One of the players in Syracuse football’s 2015 class expected to make an impact right away was junior college tight end tranfser Trey Dunkelberger. He was an early enrollee this past January in order to start his career in Orange and get acclimated to his new life.
There is always an adjustment when transferring schools. Sometimes the adjustment can be difficult and many challenges. That was not the case for Trey, who found life at Syracuse to be a great fit, according to his father Ron Dunkelberger.
”He actually found it a little bit easier life wise,” Dunkelberger said. “Not the school part. See out there where he went (Pierce College), there’s no housing, there’s no meal plans, he had to find his own apartment, he had to find his own transportation to and from class. He had to feed himself.
"Having everything, pretty much, structured out, he loves it. He absolutely loves it.”
The academic adjustment can also cause problems for some when starting at a major university. But Trey has taken on that challenge as well.
”He had a 3.4 during his semester at Shippensburg,” Dunkelberger said. “He had a 3.3, I believe it was, out at Pierce. He has a 3.1 in the spring semester at Syracuse and his one summer course he had a 4.0. He said there were a couple of challenges, but the support is just phenomenal.”
When Trey first arrived and started practicing, he noticed a big increase in the speed of the game. That was an adjustment during his first few practices, but one to which he quickly became acclimated.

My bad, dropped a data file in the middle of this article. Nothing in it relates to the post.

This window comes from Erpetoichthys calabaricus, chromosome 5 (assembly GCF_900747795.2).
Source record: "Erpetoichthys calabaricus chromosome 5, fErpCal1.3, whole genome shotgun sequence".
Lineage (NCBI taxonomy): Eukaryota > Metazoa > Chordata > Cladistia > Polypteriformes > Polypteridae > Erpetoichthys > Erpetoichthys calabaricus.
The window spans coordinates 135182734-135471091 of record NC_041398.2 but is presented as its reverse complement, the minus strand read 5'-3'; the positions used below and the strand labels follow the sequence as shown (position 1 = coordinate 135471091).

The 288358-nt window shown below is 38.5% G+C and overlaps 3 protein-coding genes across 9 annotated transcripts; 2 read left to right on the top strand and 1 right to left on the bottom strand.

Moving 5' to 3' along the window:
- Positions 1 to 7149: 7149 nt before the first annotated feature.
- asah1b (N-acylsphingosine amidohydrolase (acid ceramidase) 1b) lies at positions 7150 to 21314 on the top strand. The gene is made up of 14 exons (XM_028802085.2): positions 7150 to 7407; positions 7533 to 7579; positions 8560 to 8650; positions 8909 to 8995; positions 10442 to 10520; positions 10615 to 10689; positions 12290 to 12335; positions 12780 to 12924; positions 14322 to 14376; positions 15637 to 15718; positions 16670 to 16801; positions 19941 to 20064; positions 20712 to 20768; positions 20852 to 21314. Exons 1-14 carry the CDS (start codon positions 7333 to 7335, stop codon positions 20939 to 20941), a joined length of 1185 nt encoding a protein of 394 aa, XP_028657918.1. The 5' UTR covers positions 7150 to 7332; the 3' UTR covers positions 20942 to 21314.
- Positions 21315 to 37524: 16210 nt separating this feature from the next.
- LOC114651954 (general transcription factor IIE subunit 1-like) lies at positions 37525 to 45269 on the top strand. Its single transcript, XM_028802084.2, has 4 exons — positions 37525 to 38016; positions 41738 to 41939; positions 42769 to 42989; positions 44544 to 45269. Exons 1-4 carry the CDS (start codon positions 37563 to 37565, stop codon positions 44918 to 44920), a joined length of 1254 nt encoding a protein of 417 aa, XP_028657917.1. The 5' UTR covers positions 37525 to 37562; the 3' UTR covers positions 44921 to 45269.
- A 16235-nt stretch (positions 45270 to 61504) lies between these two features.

Once the speed of the game was no longer an issue, Trey turned his focus to other areas of his game.
”What he’s done is focused on the weight room and learning the playbook in the spring,” Dunkelberger said. “His weight fluctuated a lot out there in California. Number one is because it’s so hot in the spring and summer. He may be 240-pounds after the winter, but by the time football starts, he’s at 220 because it’s so hot.
”I was out there for a week and it was over 100 degrees every single day. The weight program at Syracuse is head and shoulders above anything they had at JUCO. He’s focused mainly on getting bigger and stronger. Getting his weight up. Learning his plays and his responsibilities.”
Trey, along with the rest of the Orange offensive players, was learning the playbook for Tim Lester’s new offense. Due to his love of football, he was able to quickly embed the offense into his mind so that it becomes second nature on the field. In addition, he believes Syracuse is poised to surprise on the offensive side of the ball.
”He’s been comfortable since before the spring game,” Dunkelberger said. “He’s all good on knowing what his responsibilities are on any given play. He’s pretty smart that way and especially because he loves football. So it’s an easy study for him.
”He’s very excited about it. He thinks it’s going to shock some people.”
All in all, Trey cannot say enough good things about his decision to attend Syracuse, according to his father. Trey still believes he made the right choice in committing to Syracuse, despite having several other options.
”He’s very happy with his decision,” Dunkelberger said. “He loves the program. He was rooming with A.J. (Long) for the spring semester. He moved at the beginning of the summer semester. He’s in a three man apartment now with Donnie Foster and Zack (Mahoney). Those three and Colton Moskal were good friends. They were sorry to see him go. But he and Trey still talk everyday.
”He loves it. I can’t stress enough about how much he talks about it and tells us how great it actually is. It was his choice. We really didn’t weigh in at all. We eventually want to go to Florida and live in Florida. He knew that, but he knows that’s a few years down the road too. He had talks with USF, Louisville.
Ron Dunkelberger also noted that wide receivers coach Bobby Acosta remains in constant communication with Trey despite now coaching a different position group. Acosta was instrumental in bringing Dunkelberger to Syracuse, and the two continue to have a close relationship even with Acosta's transition to receiver.